Golden Earth: Travels in Burma
By Norman Lewis


Golden Earth is not a good book. It is not even an excellent book to while away long summer afternoons with. Instead, it transcends the genre of travel writing to assume its true place amongst the great literature of the last century. Reading anything by Lewis is always a quasi-religious experience. With a few well-crafted words and a humane lightness of touch that most authors dream of achieving, he transports you to worlds so strange and different that you find yourself compulsively turning pages until you close the book with a contented sigh. He writes with a degree of fluency and wit that makes writers like Thoreaux and Chatwin seem pedestrian by comparison. It's criminal that his name isn't better known and that his books aren't on any school syllabus. As a writer, he seems to lack the ability to write a bad phrase and even when describing the most horrendous of experiences he writes with breath-taking confidence. One reviewer described his writing as, '...an absolute mastery of concise communication, rejecting of the modern malaise of frippery, affectation and redundant usage. Through a self-effacing eye he draws only details most vivid, and his penchant for the singular circumstance rivals that of any clandestine agent. And all this set off here and there with trace elements of irony and understatement.'

This book was first published in 1951 and describes the author's travels and tribulations around Burma - a country that even today lies shrouded in mystery and intrigue. At this time the world was changing rapidly - the People's Republic of China had just come into existence and there was much talk of a 'bamboo curtain' being thrown around much of Asia. Fearing that much of the region would soon vanish into obscurity and red-tape Lewis set off to see this part of the world for himself.

Burma, "...as a dark stain into the midnight sea," captured with its regal pagodas, oriental crowds, fishermen and monks appears to be a magical place. Recently independent yet still quaintly colonial, it's a country of striking contrasts. Lewis's reflections are almost poetical as he wanders this strange land. "The swan like movements of white robbed Vietnamese girls floating in bicycle" whilst Buddhas studded with diamonds appear to him to be "seated uneasily on the back of a tortoiseshell hairbrush".

Perhaps the greatest delight in this book is that whilst Burma is so mysterious and fantastically different (three-day festivals of dance and puppetry are held to celebrate a son entering a Buddhist monastery whilst railway officials share communal baths and call each other 'old boy') Lewis remains unflappably calm. He is the traveler we would all like to be: he is knowledgeable, witty, worldly-wise, deeply interested in real people, unshakable and capable of being very, very funny. Even when wracked with malaria and skulking around the jungle looking for communist insurgents (purely for fun you understand), the ability to present Burma as a wondrous place never deserts him. Other writers might labor the deprivation and squalidness of the traveling conditions but Lewis not only seems to rise above it but actually embraces it and displays a sang-froid which is both (intentionally) comic and moving. For example, when hunting communists with his host deep in the jungle, he is forced to camp rough deep in the trees. The enemy is close at hand and everyone is nervous. Dryly he notes, 'woke up in the night to gun-shots...was only our guard blowing one of his toes off. Slept well the rest of the night.'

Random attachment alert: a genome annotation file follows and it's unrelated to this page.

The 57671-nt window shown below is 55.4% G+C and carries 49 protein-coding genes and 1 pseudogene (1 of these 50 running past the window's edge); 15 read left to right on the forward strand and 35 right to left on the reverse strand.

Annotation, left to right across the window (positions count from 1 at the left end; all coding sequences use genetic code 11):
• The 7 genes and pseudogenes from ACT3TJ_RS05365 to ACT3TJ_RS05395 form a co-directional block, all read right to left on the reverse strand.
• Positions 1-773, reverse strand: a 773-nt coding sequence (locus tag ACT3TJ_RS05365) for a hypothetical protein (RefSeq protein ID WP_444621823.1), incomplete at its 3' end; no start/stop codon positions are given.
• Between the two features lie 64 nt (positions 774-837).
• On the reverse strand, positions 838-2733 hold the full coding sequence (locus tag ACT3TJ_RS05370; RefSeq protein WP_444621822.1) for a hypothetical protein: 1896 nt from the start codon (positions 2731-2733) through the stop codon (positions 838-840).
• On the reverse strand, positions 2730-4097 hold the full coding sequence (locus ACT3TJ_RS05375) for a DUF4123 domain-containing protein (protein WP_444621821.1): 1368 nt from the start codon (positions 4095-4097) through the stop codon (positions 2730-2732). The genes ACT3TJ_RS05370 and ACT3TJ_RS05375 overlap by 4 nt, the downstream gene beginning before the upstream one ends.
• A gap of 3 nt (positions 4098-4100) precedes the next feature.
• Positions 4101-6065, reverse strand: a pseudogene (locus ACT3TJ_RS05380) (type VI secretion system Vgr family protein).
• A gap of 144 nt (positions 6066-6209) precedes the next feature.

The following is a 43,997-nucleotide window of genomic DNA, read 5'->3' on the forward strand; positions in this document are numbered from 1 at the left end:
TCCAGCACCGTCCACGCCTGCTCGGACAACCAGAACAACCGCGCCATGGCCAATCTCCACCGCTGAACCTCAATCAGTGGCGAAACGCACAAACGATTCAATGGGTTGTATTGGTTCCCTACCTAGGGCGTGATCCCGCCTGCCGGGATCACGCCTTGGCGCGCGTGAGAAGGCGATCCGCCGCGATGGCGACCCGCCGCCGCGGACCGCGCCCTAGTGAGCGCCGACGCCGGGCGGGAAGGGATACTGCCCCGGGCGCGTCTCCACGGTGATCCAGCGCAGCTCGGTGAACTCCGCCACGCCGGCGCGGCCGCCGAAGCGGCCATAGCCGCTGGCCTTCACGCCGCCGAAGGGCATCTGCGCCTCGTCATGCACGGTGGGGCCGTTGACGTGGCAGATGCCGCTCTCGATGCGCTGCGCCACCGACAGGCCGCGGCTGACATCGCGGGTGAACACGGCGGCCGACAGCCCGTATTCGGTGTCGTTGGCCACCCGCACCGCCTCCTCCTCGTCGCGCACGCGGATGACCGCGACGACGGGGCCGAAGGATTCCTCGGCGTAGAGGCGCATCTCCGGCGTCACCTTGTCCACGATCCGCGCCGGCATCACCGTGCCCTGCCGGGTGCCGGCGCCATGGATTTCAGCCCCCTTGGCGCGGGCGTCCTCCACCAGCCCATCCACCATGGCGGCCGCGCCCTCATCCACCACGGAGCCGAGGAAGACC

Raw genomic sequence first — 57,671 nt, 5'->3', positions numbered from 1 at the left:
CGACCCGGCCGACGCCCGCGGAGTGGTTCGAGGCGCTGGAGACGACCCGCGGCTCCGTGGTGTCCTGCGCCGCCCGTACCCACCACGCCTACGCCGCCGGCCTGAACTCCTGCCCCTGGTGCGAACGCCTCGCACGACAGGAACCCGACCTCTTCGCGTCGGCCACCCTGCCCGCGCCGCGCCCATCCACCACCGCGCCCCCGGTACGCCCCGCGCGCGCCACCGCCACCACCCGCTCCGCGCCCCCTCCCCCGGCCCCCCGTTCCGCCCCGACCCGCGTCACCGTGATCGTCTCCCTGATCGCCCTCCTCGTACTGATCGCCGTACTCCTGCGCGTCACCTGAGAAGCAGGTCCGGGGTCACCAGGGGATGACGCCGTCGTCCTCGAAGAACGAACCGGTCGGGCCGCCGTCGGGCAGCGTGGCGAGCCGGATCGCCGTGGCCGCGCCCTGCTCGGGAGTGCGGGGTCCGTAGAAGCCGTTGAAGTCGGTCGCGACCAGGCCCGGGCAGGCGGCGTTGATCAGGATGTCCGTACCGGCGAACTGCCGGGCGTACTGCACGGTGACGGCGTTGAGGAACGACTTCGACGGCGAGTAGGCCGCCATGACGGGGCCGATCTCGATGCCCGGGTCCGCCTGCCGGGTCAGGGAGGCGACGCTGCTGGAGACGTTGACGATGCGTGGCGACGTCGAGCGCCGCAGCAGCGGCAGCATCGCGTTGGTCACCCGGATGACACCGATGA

The rest of Lewis' travels, by boat, bus, government truck and train take him deep into the country's soul. When not describing the many fabulous pagodas, learning sufficient Chinese to order food ('the waiter was very impressed. He asked me where in China I was from...') or poking around the native markets, Lewis tries to bring together, in a most readable form, the many strands of Burmese history and explain the best way of being speared alive (apparently one needs to accept this with stoic calm for if the spear misses all vital organs then a slow lingering death results) and the ancient art of blessing buildings by burying people alive in the foundations. Lewis at this point wonders, quite correctly, if anyone ever avoided this most barbaric form of sacrifice by saying: my ghost will not want to hang about and protect my murders if you intern me in the foundations. He never quite gets to the bottom of this strange, yet widely practiced custom, but never shies away from digging out more evidence of its practice.

Clearly Lewis has a deep-felt affection for Burma and his portrait of the country is one of compassion and respect. Not a single phrase in this wonderful book suggests anything apart from an overwhelming sense of blissful content. Unlike many other travel books, where the author wishes you to marvel at his pioneering spirit or ability to delve deep into emotional reserves, Lewis paints a true and honest picture of Burma and its people and remains true to his stated desire of producing 'revealing little descriptions' and thinking of himself as 'the semi-invisible man'.

Lewis' book is essential reading for anyone who aspires to write, travel or understand the world in a deeper context. His breathtaking clear prose and deep love for his subject leave the reader profoundly moved. This is the standard against which all travel writing should be judged. 

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1999 Myriam Grest Thein